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The Edge of Eighteen: Mental Health

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Suicide is the 10th leading cause of death in the US for all ages as of today, and every day approximately 123 Americans die by suicide according to Save.org

Suicide and depression are both very sensitive topics to talk about, and I feel like they aren’t talked about enough. People tend to be more reactive than proactive in these types of situations. Why is that? Every high school in the U.S should have a organization for those who deal with depression and suicidal thoughts.

How do we feel comfortable talking to a complete stranger about our issues? How do we explain our problems to them if they might not be going through what we’re personally going through? These are the questions that should be answered to help those in need, go along with that, depression is another huge issue that high schools don’t talk enough about or bring awareness to. Depression is more than just sadness, it takes over how you think, feel, and your daily activities. It feels as if you’re empty and apathetic, which can completely take over your mind; it makes you feel hopeless and insecure as your energy decreases and you lose your appetite. Depression varies from person to person, but there are common signs and symptoms that can be the same. About 20% of all teens experience depression before they reach adulthood. High school brings so much pressure that can lead to severe depression in teens including getting good grades, having friends, doing well in a sport, joining a club, etc. High schools needs to bring better awareness to their students so they can feel safe and open to talk to anyone instead of holding it all in (which can make depression worse).  “We have trained people to assess these types of situations,’’ said Dr. Lodak, principle of HS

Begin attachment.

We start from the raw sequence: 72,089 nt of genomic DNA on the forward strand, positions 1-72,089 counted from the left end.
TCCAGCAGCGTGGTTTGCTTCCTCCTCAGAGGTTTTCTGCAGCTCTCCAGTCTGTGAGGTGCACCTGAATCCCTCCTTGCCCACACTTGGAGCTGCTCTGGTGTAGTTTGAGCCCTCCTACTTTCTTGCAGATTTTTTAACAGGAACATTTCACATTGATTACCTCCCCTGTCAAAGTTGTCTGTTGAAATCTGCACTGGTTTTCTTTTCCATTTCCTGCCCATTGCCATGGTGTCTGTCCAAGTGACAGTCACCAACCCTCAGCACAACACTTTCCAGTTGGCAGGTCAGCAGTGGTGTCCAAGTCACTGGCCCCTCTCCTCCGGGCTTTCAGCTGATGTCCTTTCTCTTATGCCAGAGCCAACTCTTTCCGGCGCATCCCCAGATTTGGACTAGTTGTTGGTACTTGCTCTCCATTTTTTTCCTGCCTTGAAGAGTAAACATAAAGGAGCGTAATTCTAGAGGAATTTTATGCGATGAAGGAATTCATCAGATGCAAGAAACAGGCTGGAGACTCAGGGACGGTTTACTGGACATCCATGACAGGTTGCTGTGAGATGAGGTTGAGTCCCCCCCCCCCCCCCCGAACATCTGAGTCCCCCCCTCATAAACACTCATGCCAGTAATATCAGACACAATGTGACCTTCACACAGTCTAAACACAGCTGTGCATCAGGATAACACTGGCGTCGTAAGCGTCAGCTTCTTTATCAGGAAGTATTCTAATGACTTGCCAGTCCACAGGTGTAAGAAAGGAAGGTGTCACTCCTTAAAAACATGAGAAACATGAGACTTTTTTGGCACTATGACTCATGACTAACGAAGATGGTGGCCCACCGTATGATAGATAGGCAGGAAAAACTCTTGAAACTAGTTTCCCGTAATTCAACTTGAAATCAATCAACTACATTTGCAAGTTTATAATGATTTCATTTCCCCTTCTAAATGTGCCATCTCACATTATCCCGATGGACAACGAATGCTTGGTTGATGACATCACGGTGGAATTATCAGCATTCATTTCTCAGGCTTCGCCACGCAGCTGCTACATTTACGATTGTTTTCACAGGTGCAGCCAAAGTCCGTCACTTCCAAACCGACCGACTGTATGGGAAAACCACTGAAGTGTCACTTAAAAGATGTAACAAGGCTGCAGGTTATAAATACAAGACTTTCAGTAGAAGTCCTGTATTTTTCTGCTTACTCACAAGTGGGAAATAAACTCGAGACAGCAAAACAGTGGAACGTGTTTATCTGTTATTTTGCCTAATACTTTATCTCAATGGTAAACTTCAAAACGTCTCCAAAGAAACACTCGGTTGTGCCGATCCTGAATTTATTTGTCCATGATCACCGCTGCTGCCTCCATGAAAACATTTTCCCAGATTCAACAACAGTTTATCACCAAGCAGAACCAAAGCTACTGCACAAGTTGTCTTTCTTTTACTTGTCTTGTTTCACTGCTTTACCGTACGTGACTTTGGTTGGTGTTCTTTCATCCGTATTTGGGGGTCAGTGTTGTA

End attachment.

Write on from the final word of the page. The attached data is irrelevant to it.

In my opinion, it’s like people don’t want to know how you feel. Some people ask you to express your feelings but they don’t mean your actual feelings; they mean the feelings that they want you to have. Because people can’t deal with dark or scary or weird, they want you to smile and say, “Yeah I’m fine everything’s great.’’ Then, they can go on with their lives and never think about you again. Should we be thinking about this? No we shouldn’t, we should feel comfortable to talk to our counselors and therapists. We are so concerned about getting through today without a  hint of care for tomorrow and that feeling completely breaks me.

“Here at East we have 10 different people in the building that is trained to help,” said Dr. Verona, principal.

For help, please call the National Suicide Prevention Lifeline 1-800-273-8255. Available 24 hours every day



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The Edge of Eighteen: Mental Health